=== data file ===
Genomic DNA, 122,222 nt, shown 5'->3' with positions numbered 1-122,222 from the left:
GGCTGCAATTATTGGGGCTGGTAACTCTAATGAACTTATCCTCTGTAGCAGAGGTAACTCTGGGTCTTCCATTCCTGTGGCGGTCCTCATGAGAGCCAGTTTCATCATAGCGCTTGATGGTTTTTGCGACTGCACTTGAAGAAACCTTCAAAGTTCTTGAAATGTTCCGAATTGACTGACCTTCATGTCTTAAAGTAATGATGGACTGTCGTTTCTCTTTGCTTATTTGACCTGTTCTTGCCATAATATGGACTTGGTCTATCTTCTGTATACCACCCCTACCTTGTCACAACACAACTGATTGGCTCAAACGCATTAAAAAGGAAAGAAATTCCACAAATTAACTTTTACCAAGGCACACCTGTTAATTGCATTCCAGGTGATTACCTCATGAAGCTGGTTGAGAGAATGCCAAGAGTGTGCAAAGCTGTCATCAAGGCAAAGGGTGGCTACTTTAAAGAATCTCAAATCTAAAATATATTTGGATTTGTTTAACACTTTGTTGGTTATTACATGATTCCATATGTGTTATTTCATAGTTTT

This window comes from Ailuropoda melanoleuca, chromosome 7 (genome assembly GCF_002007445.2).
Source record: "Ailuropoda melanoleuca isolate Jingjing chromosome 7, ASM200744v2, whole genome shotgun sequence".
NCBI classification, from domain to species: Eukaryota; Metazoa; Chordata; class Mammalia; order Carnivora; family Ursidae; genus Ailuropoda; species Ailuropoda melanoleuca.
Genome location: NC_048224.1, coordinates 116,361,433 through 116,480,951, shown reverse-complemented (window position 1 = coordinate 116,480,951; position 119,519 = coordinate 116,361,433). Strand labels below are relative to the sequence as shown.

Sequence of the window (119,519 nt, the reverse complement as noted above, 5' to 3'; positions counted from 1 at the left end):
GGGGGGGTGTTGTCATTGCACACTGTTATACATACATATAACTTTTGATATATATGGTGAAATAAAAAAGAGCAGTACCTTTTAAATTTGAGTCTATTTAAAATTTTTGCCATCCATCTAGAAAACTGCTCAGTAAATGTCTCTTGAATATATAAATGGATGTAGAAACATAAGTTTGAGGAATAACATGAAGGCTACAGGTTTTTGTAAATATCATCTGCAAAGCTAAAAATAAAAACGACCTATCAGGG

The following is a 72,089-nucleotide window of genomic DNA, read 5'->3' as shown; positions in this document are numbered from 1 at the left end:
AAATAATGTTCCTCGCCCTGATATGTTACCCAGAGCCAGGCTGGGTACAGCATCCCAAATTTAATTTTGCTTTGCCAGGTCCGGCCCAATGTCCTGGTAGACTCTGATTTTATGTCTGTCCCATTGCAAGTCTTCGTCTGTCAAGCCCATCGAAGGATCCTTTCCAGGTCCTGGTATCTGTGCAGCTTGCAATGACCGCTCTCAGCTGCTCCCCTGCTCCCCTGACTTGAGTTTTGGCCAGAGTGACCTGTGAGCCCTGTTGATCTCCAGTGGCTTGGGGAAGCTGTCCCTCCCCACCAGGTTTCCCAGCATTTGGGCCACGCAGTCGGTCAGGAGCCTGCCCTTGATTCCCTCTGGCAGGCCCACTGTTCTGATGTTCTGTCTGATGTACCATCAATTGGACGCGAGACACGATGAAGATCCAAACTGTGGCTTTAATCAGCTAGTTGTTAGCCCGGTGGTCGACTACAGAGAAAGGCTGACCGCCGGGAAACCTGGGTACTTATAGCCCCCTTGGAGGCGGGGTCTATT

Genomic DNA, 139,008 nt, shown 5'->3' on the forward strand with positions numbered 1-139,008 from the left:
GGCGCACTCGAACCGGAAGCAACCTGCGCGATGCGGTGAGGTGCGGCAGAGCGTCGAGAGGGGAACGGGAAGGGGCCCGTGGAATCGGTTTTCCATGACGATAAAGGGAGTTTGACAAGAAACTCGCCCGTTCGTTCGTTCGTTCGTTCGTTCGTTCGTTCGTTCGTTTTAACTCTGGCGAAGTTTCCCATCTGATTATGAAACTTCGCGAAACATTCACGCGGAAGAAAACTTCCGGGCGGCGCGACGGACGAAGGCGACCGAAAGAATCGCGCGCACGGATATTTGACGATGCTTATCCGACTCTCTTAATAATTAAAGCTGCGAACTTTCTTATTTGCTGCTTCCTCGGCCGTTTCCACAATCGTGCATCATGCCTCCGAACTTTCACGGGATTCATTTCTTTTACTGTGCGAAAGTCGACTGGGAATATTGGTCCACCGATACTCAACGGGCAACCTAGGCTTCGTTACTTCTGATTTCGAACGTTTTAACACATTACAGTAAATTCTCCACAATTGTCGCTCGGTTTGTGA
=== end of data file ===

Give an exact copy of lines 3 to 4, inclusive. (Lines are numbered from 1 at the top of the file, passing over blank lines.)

This window comes from Ailuropoda melanoleuca, chromosome 7 (genome assembly GCF_002007445.2).
Source record: "Ailuropoda melanoleuca isolate Jingjing chromosome 7, ASM200744v2, whole genome shotgun sequence".